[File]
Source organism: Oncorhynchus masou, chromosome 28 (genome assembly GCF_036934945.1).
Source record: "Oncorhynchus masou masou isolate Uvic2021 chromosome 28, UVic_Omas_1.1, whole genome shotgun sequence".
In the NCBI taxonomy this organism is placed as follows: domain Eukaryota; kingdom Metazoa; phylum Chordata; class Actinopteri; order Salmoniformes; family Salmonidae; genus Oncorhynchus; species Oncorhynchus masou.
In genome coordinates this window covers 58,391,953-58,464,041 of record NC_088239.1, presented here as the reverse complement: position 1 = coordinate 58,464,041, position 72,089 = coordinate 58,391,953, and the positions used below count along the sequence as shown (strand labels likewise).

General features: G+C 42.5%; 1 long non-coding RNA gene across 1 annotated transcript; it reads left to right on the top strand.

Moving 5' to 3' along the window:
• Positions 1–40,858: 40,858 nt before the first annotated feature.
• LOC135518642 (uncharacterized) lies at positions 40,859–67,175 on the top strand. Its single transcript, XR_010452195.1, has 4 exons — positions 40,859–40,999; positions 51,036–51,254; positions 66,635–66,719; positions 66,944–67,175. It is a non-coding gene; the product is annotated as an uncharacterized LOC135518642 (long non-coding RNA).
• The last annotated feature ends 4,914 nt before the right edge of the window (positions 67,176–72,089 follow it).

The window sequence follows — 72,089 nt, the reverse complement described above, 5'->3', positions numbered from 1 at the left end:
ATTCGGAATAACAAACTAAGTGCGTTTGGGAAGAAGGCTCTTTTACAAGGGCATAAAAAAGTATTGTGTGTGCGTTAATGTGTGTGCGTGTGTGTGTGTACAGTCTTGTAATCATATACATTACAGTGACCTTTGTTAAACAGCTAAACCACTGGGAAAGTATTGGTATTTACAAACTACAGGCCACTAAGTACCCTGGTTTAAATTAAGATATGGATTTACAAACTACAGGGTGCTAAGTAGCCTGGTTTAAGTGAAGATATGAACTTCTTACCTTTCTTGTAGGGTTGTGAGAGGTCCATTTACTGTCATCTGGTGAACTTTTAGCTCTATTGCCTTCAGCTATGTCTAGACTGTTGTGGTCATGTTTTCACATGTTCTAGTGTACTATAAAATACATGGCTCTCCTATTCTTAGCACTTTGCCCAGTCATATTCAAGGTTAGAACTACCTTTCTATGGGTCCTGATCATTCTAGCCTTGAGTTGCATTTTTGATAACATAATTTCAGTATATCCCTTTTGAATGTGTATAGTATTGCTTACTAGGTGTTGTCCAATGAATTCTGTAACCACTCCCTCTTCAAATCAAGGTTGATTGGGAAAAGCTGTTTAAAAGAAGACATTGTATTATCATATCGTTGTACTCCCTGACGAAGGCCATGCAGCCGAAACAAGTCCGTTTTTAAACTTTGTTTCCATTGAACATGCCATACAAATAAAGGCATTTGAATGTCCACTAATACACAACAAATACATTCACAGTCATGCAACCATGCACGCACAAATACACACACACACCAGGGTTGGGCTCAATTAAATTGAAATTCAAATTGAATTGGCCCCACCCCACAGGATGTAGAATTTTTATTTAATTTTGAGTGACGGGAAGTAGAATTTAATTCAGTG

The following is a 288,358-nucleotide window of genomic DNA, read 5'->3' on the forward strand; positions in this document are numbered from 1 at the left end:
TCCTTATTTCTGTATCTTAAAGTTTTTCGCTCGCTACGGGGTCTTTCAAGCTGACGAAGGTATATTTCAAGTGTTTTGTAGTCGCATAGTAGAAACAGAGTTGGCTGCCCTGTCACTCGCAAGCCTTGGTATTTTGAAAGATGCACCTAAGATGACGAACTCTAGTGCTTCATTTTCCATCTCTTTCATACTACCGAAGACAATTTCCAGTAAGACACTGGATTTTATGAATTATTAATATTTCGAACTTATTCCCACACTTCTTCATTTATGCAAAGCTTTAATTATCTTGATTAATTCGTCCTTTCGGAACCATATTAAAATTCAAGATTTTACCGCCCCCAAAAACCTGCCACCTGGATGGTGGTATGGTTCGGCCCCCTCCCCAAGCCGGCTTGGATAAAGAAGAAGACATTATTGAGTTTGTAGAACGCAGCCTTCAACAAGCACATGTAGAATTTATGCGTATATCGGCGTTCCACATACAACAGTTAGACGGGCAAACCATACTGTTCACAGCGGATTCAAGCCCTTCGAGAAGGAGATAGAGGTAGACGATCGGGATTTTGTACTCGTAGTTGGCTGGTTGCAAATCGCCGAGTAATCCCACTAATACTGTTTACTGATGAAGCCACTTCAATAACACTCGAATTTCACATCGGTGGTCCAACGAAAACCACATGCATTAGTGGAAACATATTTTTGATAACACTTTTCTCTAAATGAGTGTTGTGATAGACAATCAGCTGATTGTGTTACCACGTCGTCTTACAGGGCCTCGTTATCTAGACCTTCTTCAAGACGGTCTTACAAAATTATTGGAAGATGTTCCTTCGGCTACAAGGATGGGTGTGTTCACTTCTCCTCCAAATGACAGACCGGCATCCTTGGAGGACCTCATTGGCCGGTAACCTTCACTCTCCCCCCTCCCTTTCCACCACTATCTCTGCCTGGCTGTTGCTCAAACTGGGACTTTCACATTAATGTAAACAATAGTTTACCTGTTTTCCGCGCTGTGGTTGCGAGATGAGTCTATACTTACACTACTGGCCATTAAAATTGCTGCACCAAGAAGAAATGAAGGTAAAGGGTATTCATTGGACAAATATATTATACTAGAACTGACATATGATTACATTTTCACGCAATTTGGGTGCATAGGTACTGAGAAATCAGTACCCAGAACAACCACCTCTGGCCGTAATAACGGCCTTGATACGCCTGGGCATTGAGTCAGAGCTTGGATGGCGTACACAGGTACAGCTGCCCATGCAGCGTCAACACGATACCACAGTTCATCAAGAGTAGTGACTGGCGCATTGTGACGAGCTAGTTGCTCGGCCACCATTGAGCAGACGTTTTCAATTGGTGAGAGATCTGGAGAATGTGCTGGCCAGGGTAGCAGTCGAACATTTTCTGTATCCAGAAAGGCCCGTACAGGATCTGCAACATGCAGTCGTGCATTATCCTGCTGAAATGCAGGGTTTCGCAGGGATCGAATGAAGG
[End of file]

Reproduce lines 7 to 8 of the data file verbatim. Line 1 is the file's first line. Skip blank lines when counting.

• Positions 1–40,858: 40,858 nt before the first annotated feature.
• LOC135518642 (uncharacterized) lies at positions 40,859–67,175 on the top strand. Its single transcript, XR_010452195.1, has 4 exons — positions 40,859–40,999; positions 51,036–51,254; positions 66,635–66,719; positions 66,944–67,175. It is a non-coding gene; the product is annotated as an uncharacterized LOC135518642 (long non-coding RNA).